What had been known as Poland would become part of Greater Germany with no Polish people. Nazi leadership expected that the Poles would eventually be completely eliminated through expulsions to Siberia, famine, mass executions and slave labor of any survivors. But because there were not enough Germans to immediately replace the Poles, some Poles were to be retained to work until the arrival of a sufficient number of Germans made them unnecessary. Buchanan naively assumes that after the Danzig issue was “negotiated,” Poles and Germans would somehow get along. He refuses to see (“There is none so blind...”) not only the deaths but the persecution and discrimination to which the Poles who survived would be subjected, as explained by Janusz Gumkowski and Kazimierz Leszczynski in Poland Under Nazi Occupation, from Nazi documents:

"Since it was unavoidable that there would be a great number of Poles still living in the annexed territories for a number of years, the memorandum [dated November 25, 1939] provided for an intense system of discrimination against them. This was to cover all fields of political, social, economic and cultural life. The Poles would be unable to become citizens of the Reich or enjoy any political rights. They would be expropriated of all rural and urban property without compensation. They could not carry on any independent trade; they could only work as hired labor for German employers. There wages would be fixed at much lower scales than those of Germans.

"All Polish theatres and cinemas, restaurants and cafes would be closed. The Poles would be forbidden to go to German theatres or cinemas. They would also be forbidden to have radio sets or gramophones.

[Quoting directly from the Nazi memorandum:] “In order to destroy all forms of Polish cultural and economic life, there can be no Polish associations, unions or federations; church associations are also banned.”...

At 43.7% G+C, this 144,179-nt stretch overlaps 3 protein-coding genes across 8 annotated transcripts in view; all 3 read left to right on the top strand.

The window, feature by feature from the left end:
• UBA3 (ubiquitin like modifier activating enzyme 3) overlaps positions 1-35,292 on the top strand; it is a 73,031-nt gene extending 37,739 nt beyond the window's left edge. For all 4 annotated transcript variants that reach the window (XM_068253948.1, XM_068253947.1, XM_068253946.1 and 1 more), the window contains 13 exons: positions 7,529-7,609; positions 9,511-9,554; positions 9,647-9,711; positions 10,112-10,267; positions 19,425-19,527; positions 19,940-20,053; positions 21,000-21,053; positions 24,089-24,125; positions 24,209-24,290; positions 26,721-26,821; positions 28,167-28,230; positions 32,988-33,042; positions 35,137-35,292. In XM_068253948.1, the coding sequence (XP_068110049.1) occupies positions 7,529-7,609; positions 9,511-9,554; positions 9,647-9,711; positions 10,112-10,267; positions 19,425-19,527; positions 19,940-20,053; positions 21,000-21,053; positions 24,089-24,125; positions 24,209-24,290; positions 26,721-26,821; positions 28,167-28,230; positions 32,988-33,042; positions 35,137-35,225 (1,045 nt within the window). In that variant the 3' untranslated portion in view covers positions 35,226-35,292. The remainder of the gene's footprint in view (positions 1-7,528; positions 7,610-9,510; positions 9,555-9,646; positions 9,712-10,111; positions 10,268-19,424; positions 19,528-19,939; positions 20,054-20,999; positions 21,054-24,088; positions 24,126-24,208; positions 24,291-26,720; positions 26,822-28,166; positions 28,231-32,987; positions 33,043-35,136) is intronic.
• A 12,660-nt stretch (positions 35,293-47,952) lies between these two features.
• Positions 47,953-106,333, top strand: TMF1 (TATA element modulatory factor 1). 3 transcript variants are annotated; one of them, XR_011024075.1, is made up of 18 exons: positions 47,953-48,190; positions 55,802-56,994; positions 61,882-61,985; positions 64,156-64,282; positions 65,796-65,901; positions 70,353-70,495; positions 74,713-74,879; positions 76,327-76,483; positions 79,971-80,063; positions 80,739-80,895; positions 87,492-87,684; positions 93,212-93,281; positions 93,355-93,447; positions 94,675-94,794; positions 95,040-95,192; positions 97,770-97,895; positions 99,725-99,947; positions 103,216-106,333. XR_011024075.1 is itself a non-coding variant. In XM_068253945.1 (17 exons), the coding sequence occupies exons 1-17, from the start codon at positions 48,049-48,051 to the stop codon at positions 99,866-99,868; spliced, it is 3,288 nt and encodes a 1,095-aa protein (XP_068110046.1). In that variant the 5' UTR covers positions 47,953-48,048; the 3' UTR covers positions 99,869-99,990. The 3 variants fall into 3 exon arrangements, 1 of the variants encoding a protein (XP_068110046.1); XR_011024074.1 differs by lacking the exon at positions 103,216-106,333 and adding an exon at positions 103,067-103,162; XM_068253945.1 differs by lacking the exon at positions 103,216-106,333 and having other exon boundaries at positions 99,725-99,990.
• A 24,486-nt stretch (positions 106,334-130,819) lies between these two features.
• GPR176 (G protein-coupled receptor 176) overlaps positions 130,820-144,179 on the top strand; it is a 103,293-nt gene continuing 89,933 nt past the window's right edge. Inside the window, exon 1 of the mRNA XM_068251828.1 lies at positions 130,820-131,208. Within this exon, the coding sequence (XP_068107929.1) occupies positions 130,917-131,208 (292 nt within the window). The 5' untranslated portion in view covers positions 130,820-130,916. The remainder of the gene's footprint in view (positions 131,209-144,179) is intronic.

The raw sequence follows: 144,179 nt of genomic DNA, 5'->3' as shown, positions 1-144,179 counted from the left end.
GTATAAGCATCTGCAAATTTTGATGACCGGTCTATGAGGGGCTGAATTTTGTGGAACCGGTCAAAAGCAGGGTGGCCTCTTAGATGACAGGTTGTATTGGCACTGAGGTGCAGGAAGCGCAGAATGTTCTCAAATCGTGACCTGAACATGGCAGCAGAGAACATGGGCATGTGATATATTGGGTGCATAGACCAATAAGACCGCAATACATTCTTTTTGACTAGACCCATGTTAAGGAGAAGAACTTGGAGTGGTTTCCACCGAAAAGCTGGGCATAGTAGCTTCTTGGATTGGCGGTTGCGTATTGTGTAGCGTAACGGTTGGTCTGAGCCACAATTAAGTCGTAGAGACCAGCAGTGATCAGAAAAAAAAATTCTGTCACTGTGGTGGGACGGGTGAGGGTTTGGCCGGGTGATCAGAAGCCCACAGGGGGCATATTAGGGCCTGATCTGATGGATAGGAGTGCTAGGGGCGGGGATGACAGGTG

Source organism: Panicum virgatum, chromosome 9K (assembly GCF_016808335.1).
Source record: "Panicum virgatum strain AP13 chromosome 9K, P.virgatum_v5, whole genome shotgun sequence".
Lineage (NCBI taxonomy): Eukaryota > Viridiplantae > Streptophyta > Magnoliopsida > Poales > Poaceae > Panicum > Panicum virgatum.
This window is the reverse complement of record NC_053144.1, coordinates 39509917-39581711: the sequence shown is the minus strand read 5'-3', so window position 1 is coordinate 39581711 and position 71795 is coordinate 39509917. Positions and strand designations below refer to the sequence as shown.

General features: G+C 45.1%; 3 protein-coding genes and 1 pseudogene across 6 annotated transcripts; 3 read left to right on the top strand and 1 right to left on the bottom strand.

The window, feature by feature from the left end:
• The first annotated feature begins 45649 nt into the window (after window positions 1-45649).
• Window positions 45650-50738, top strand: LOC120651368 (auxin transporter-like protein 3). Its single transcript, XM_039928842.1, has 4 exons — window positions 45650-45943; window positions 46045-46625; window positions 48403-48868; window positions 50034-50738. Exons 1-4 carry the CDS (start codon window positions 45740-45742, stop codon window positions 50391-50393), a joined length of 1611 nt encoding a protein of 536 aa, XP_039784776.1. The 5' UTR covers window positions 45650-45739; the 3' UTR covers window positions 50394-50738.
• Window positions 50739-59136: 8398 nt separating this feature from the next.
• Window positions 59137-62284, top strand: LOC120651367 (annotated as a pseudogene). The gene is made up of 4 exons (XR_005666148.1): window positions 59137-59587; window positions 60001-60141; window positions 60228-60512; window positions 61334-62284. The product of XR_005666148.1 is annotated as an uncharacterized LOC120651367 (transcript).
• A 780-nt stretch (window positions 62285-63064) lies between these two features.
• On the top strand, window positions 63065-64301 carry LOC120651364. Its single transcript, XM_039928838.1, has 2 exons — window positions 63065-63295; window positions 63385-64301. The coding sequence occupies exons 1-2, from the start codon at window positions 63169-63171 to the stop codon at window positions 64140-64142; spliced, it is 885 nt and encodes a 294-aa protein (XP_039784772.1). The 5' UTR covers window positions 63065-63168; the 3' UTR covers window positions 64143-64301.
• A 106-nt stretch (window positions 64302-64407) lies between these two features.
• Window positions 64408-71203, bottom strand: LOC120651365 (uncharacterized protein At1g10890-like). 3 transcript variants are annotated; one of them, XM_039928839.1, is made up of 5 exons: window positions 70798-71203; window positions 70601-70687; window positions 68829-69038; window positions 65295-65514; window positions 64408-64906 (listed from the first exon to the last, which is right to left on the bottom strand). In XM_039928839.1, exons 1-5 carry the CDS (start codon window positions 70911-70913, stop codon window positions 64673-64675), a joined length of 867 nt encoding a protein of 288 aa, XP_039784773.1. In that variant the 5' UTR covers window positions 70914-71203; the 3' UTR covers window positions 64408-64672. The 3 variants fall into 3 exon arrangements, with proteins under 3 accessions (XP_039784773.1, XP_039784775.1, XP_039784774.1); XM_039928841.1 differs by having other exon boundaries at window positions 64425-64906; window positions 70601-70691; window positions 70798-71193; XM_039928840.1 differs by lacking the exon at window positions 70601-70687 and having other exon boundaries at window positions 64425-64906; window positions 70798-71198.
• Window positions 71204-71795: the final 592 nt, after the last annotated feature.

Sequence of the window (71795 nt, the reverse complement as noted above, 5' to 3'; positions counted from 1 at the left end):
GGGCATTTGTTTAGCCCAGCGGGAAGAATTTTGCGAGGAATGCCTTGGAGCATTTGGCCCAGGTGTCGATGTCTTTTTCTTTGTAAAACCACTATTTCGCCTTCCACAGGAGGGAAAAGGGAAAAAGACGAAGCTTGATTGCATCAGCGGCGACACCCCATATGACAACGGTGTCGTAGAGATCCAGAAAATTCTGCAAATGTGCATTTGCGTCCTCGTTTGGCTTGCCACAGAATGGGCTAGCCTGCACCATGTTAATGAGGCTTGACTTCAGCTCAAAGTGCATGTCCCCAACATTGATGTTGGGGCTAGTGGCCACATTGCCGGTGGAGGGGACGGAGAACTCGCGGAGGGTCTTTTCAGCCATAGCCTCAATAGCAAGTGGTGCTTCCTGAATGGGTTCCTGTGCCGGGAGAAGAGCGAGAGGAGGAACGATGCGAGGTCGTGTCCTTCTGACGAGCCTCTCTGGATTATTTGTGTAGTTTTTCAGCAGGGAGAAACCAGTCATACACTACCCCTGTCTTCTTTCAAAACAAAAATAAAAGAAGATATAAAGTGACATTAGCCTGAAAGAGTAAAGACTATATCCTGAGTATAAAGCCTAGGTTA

"Generalplan Ost had ceased to be merely a blueprint. Its first part, the KleinePlanung, was already being put into practice. The western areas of Poland had been incorporated into the Reich, hundreds of thousands of Poles had been expelled from them, and further deportations were in progress."

Most of the details of Nazi's Generalplan Ost were drawn up before the invasion of Poland, and the final version appeared in early 1940. It included plans for mass transportation and creation of slave labor camps for 20 million Poles, where all were intended to die in the draining and cultivation of the vast Pripet Marshes of Russia. In addition to the Poles, other Slavic people would also be displaced from their homes and deported. The 1940 final version of Generalplan Ost concluded that 31 million Slavs would have to be deported in 25 years, and that version was amended only once. In 1942 the number was revised to 51 million to account for natural increases and other factors. By comparison, the number of Jews Hitler murdered in the Holocaust was six million.

I am not in favor of the United States being the world's policeman and righting wrongs all over the planet that are none of our business. But nations have a right to engage in mutual defense treaties as a corollary of the inherent right of self defense, and the existence of such treaties may in itself deter war. NATO is a successful example of this, for it preserved peace in Europe for a half century after WWII. The British guarantee to Poland was not similarly successful, but the mistake was not in Britain making the guarantee but in Britain and France not taking a stand against Hitler sooner—which even he later admitted would have quickly stopped him. Instead, they attempted for too long what Buchanan seven decades later says would have avoided the world war: further accommodation with Hitler.